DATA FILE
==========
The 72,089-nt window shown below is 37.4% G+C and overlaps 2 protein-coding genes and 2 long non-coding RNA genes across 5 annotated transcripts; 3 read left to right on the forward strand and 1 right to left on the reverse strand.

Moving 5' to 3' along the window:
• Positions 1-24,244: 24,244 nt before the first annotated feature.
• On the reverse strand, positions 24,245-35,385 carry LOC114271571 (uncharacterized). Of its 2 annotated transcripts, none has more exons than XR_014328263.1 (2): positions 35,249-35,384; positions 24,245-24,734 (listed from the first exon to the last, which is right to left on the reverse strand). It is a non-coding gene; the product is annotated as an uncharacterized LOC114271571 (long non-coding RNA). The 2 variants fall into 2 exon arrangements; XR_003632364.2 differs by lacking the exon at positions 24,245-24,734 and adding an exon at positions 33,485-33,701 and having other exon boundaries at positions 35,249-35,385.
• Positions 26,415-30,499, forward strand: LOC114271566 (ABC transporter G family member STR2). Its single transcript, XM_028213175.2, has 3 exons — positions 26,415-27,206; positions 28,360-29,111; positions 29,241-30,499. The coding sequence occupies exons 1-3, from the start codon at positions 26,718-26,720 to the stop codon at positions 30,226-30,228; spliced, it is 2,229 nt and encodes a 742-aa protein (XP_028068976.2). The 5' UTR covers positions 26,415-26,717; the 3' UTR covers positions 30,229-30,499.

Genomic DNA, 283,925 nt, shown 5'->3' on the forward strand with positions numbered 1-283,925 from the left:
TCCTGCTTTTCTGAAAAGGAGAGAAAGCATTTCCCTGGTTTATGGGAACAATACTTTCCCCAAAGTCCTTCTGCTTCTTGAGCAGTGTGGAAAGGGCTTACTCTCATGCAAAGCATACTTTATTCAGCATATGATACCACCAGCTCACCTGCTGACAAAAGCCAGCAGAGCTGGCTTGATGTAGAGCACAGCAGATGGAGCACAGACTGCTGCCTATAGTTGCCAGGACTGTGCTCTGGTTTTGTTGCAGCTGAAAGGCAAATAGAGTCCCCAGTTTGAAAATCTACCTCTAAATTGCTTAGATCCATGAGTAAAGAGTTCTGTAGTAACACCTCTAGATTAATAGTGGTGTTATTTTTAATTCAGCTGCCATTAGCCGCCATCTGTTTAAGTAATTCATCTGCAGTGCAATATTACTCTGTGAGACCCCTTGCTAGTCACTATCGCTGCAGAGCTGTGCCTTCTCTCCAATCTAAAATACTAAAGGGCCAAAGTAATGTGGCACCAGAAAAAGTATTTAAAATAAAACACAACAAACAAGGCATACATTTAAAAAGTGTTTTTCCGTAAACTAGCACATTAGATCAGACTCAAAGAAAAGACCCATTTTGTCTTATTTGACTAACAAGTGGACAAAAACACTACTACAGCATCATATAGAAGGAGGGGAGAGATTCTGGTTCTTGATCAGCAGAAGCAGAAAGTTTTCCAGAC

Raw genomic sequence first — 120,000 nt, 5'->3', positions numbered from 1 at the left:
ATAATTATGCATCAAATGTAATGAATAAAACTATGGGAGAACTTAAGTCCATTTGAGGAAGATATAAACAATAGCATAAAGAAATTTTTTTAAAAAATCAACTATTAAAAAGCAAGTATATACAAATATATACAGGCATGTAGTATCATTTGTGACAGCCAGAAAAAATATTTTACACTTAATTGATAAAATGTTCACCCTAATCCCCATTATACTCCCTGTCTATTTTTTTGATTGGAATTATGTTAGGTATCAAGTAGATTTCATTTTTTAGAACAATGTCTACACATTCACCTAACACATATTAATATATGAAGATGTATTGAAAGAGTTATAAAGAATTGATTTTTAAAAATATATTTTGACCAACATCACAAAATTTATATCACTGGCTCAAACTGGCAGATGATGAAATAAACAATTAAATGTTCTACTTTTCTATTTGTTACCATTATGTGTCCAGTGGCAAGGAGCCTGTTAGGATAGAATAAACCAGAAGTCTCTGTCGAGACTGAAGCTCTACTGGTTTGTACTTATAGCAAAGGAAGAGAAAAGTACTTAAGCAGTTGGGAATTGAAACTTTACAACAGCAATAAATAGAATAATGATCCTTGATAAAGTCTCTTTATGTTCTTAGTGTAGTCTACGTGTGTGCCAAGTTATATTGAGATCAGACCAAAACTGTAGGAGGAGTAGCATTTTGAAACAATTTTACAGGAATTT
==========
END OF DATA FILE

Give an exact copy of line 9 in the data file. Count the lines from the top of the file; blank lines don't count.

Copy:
ATAATTATGCATCAAATGTAATGAATAAAACTATGGGAGAACTTAAGTCCATTTGAGGAAGATATAAACAATAGCATAAAGAAATTTTTTTAAAAAATCAACTATTAAAAAGCAAGTATATACAAATATATACAGGCATGTAGTATCATTTGTGACAGCCAGAAAAAATATTTTACACTTAATTGATAAAATGTTCACCCTAATCCCCATTATACTCCCTGTCTATTTTTTTGATTGGAATTATGTTAGGTATCAAGTAGATTTCATTTTTTAGAACAATGTCTACACATTCACCTAACACATATTAATATATGAAGATGTATTGAAAGAGTTATAAAGAATTGATTTTTAAAAATATATTTTGACCAACATCACAAAATTTATATCACTGGCTCAAACTGGCAGATGATGAAATAAACAATTAAATGTTCTACTTTTCTATTTGTTACCATTATGTGTCCAGTGGCAAGGAGCCTGTTAGGATAGAATAAACCAGAAGTCTCTGTCGAGACTGAAGCTCTACTGGTTTGTACTTATAGCAAAGGAAGAGAAAAGTACTTAAGCAGTTGGGAATTGAAACTTTACAACAGCAATAAATAGAATAATGATCCTTGATAAAGTCTCTTTATGTTCTTAGTGTAGTCTACGTGTGTGCCAAGTTATATTGAGATCAGACCAAAACTGTAGGAGGAGTAGCATTTTGAAACAATTTTACAGGAATTT